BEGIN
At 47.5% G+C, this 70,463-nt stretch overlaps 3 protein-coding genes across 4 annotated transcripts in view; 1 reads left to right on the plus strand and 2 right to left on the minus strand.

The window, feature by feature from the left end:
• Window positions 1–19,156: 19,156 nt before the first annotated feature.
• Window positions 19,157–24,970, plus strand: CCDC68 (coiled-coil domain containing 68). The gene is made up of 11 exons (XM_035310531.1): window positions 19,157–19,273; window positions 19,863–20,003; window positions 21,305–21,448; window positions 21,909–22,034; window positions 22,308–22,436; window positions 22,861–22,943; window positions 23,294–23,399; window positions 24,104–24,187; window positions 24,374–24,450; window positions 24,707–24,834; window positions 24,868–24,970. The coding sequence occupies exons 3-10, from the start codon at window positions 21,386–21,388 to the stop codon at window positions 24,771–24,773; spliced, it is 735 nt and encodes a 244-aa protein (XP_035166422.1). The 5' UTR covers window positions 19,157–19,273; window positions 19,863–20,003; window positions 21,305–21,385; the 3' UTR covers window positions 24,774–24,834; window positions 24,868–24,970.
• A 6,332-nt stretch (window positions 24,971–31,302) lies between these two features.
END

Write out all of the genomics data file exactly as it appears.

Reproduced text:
At 47.5% G+C, this 70,463-nt stretch overlaps 3 protein-coding genes across 4 annotated transcripts in view; 1 reads left to right on the plus strand and 2 right to left on the minus strand.

The window, feature by feature from the left end:
• Window positions 1–19,156: 19,156 nt before the first annotated feature.
• Window positions 19,157–24,970, plus strand: CCDC68 (coiled-coil domain containing 68). The gene is made up of 11 exons (XM_035310531.1): window positions 19,157–19,273; window positions 19,863–20,003; window positions 21,305–21,448; window positions 21,909–22,034; window positions 22,308–22,436; window positions 22,861–22,943; window positions 23,294–23,399; window positions 24,104–24,187; window positions 24,374–24,450; window positions 24,707–24,834; window positions 24,868–24,970. The coding sequence occupies exons 3-10, from the start codon at window positions 21,386–21,388 to the stop codon at window positions 24,771–24,773; spliced, it is 735 nt and encodes a 244-aa protein (XP_035166422.1). The 5' UTR covers window positions 19,157–19,273; window positions 19,863–20,003; window positions 21,305–21,385; the 3' UTR covers window positions 24,774–24,834; window positions 24,868–24,970.
• A 6,332-nt stretch (window positions 24,971–31,302) lies between these two features.